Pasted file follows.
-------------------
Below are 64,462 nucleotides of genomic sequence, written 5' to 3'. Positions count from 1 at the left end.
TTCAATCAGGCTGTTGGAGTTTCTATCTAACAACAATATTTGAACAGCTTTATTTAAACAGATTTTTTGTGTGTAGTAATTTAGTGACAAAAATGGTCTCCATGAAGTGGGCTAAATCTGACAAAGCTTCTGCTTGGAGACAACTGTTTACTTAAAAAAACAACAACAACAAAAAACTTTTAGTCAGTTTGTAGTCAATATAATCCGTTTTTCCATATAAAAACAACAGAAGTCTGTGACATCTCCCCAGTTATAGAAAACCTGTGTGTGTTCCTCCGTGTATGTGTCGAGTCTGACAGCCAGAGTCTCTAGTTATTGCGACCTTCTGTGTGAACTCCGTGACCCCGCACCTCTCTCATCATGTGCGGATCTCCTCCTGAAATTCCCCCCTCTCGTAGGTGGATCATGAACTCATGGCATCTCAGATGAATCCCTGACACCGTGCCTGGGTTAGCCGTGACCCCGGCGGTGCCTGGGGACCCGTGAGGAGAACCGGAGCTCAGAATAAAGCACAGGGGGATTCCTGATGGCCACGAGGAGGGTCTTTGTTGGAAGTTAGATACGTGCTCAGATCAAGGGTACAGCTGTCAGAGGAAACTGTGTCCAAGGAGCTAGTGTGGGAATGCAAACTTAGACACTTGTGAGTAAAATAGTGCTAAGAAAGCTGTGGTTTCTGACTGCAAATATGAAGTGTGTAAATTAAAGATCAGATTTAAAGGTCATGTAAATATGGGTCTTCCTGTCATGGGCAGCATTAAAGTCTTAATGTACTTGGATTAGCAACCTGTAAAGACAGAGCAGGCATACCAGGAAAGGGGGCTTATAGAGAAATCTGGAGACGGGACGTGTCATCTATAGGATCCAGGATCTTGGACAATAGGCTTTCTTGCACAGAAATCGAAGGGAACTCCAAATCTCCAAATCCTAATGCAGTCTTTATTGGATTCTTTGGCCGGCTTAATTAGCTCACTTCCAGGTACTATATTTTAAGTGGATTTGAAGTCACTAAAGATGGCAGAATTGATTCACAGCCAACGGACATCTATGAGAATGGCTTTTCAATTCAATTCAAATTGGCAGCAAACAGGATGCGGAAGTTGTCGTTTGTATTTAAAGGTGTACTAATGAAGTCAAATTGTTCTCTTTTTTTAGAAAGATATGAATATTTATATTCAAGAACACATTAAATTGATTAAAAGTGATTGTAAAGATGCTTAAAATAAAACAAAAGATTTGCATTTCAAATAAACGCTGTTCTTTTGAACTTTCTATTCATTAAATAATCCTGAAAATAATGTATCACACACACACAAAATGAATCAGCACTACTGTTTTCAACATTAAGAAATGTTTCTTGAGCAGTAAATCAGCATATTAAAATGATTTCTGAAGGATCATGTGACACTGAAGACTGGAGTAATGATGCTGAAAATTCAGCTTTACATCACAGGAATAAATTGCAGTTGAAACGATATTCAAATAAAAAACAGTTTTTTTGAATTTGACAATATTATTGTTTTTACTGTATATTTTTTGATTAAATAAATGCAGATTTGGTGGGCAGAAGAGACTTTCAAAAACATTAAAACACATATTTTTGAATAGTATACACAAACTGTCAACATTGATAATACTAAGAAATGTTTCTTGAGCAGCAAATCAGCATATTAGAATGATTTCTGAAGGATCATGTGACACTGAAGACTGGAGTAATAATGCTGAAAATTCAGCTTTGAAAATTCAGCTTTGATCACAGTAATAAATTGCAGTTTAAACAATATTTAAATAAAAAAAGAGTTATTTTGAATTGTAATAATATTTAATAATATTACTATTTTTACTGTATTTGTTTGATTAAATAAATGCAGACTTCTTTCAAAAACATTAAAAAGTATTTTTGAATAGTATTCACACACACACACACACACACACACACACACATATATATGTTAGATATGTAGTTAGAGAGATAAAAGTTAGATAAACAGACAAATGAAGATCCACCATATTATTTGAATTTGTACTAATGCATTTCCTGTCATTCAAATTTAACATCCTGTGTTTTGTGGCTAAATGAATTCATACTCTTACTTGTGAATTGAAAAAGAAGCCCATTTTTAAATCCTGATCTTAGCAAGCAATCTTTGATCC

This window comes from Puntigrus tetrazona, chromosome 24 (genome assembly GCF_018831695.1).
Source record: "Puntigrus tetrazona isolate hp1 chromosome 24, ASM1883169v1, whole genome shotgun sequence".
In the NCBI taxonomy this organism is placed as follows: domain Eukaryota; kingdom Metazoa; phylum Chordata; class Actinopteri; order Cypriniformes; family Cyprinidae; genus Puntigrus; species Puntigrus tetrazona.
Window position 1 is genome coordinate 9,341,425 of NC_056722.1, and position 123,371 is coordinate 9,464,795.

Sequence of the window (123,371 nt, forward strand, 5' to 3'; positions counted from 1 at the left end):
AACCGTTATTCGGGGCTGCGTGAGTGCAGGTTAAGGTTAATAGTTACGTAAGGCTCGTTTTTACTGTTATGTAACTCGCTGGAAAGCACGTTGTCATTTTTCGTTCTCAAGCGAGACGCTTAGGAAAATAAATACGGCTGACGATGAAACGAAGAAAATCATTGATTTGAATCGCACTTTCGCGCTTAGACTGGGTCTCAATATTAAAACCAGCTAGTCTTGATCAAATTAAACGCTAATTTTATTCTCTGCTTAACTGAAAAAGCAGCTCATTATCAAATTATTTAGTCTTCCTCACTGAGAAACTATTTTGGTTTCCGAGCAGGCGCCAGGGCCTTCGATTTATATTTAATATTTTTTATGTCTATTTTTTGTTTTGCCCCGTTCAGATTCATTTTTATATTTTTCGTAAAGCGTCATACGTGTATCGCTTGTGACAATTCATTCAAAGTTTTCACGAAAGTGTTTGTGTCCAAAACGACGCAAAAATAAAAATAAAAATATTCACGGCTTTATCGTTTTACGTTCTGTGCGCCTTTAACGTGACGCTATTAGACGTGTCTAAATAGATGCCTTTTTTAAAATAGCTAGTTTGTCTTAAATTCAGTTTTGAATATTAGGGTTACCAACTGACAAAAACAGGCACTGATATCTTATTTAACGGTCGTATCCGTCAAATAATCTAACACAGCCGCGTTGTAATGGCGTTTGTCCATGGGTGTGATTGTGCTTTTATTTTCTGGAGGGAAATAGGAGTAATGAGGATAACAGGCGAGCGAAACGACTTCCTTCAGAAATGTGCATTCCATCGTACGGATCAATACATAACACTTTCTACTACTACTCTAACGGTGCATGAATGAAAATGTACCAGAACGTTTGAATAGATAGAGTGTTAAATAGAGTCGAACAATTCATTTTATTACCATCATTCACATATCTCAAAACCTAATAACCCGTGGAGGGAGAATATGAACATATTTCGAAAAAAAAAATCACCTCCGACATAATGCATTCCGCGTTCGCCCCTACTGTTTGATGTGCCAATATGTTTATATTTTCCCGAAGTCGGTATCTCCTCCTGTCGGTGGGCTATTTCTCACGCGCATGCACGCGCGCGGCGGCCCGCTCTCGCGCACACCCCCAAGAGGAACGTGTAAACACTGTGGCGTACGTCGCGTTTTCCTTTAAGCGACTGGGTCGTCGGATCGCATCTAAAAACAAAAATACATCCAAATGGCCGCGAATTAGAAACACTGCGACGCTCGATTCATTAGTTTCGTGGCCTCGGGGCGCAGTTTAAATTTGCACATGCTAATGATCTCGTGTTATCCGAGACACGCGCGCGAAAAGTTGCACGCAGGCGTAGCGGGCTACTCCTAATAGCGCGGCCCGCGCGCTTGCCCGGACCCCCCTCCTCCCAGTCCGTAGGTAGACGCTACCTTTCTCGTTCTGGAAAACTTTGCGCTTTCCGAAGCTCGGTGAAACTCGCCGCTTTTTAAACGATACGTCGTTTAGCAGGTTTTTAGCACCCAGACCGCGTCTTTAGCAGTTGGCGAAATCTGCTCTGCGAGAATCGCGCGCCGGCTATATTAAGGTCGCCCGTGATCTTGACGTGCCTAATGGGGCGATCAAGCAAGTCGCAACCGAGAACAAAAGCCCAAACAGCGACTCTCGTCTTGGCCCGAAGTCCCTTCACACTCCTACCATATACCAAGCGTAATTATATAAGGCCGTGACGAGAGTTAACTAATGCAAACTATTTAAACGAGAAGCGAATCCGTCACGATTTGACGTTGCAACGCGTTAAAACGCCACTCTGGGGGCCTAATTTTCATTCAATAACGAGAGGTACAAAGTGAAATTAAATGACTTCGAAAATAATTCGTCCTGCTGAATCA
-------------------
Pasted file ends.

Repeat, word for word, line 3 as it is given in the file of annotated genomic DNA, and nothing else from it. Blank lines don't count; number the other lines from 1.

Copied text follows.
This window comes from Puntigrus tetrazona, chromosome 24 (genome assembly GCF_018831695.1).